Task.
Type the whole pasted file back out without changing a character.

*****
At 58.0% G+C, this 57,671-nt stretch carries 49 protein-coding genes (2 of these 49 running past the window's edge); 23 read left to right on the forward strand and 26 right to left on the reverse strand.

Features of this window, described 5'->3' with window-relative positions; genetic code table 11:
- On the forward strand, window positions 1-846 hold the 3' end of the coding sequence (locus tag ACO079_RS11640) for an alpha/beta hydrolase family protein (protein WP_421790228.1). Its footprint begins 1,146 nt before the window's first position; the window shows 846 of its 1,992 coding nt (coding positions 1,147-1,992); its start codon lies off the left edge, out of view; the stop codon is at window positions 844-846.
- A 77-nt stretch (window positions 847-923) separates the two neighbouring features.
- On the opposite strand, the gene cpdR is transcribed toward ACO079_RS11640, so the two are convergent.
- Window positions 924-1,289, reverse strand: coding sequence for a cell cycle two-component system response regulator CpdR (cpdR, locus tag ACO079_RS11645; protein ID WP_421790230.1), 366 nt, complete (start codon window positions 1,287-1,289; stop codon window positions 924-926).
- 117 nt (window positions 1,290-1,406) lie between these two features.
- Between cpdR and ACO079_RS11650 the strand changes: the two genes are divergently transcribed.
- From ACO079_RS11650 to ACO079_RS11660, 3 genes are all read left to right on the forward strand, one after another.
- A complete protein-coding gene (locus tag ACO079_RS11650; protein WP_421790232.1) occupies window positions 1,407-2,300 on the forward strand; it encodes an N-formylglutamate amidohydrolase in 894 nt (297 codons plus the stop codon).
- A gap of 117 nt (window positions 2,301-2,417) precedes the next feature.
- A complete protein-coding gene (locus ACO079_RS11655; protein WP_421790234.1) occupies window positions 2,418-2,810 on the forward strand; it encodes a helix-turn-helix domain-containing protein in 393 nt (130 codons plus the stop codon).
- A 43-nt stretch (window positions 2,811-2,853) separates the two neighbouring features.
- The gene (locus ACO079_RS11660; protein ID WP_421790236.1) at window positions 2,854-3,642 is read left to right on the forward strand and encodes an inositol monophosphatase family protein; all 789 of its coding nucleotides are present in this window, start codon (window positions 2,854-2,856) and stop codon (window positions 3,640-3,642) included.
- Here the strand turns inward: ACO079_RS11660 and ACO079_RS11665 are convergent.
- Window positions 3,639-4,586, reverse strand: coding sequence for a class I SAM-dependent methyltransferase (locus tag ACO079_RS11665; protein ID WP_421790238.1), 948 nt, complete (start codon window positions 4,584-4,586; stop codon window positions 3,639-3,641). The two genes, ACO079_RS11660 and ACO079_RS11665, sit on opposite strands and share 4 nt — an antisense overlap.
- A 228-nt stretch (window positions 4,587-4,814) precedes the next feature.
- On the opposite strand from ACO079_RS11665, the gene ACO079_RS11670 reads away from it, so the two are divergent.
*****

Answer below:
At 58.0% G+C, this 57,671-nt stretch carries 49 protein-coding genes (2 of these 49 running past the window's edge); 23 read left to right on the forward strand and 26 right to left on the reverse strand.

Features of this window, described 5'->3' with window-relative positions; genetic code table 11:
- On the forward strand, window positions 1-846 hold the 3' end of the coding sequence (locus tag ACO079_RS11640) for an alpha/beta hydrolase family protein (protein WP_421790228.1). Its footprint begins 1,146 nt before the window's first position; the window shows 846 of its 1,992 coding nt (coding positions 1,147-1,992); its start codon lies off the left edge, out of view; the stop codon is at window positions 844-846.
- A 77-nt stretch (window positions 847-923) separates the two neighbouring features.
- On the opposite strand, the gene cpdR is transcribed toward ACO079_RS11640, so the two are convergent.
- Window positions 924-1,289, reverse strand: coding sequence for a cell cycle two-component system response regulator CpdR (cpdR, locus tag ACO079_RS11645; protein ID WP_421790230.1), 366 nt, complete (start codon window positions 1,287-1,289; stop codon window positions 924-926).
- 117 nt (window positions 1,290-1,406) lie between these two features.
- Between cpdR and ACO079_RS11650 the strand changes: the two genes are divergently transcribed.
- From ACO079_RS11650 to ACO079_RS11660, 3 genes are all read left to right on the forward strand, one after another.
- A complete protein-coding gene (locus tag ACO079_RS11650; protein WP_421790232.1) occupies window positions 1,407-2,300 on the forward strand; it encodes an N-formylglutamate amidohydrolase in 894 nt (297 codons plus the stop codon).
- A gap of 117 nt (window positions 2,301-2,417) precedes the next feature.
- A complete protein-coding gene (locus ACO079_RS11655; protein WP_421790234.1) occupies window positions 2,418-2,810 on the forward strand; it encodes a helix-turn-helix domain-containing protein in 393 nt (130 codons plus the stop codon).
- A 43-nt stretch (window positions 2,811-2,853) separates the two neighbouring features.
- The gene (locus ACO079_RS11660; protein ID WP_421790236.1) at window positions 2,854-3,642 is read left to right on the forward strand and encodes an inositol monophosphatase family protein; all 789 of its coding nucleotides are present in this window, start codon (window positions 2,854-2,856) and stop codon (window positions 3,640-3,642) included.
- Here the strand turns inward: ACO079_RS11660 and ACO079_RS11665 are convergent.
- Window positions 3,639-4,586, reverse strand: coding sequence for a class I SAM-dependent methyltransferase (locus tag ACO079_RS11665; protein ID WP_421790238.1), 948 nt, complete (start codon window positions 4,584-4,586; stop codon window positions 3,639-3,641). The two genes, ACO079_RS11660 and ACO079_RS11665, sit on opposite strands and share 4 nt — an antisense overlap.
- A 228-nt stretch (window positions 4,587-4,814) precedes the next feature.
- On the opposite strand from ACO079_RS11665, the gene ACO079_RS11670 reads away from it, so the two are divergent.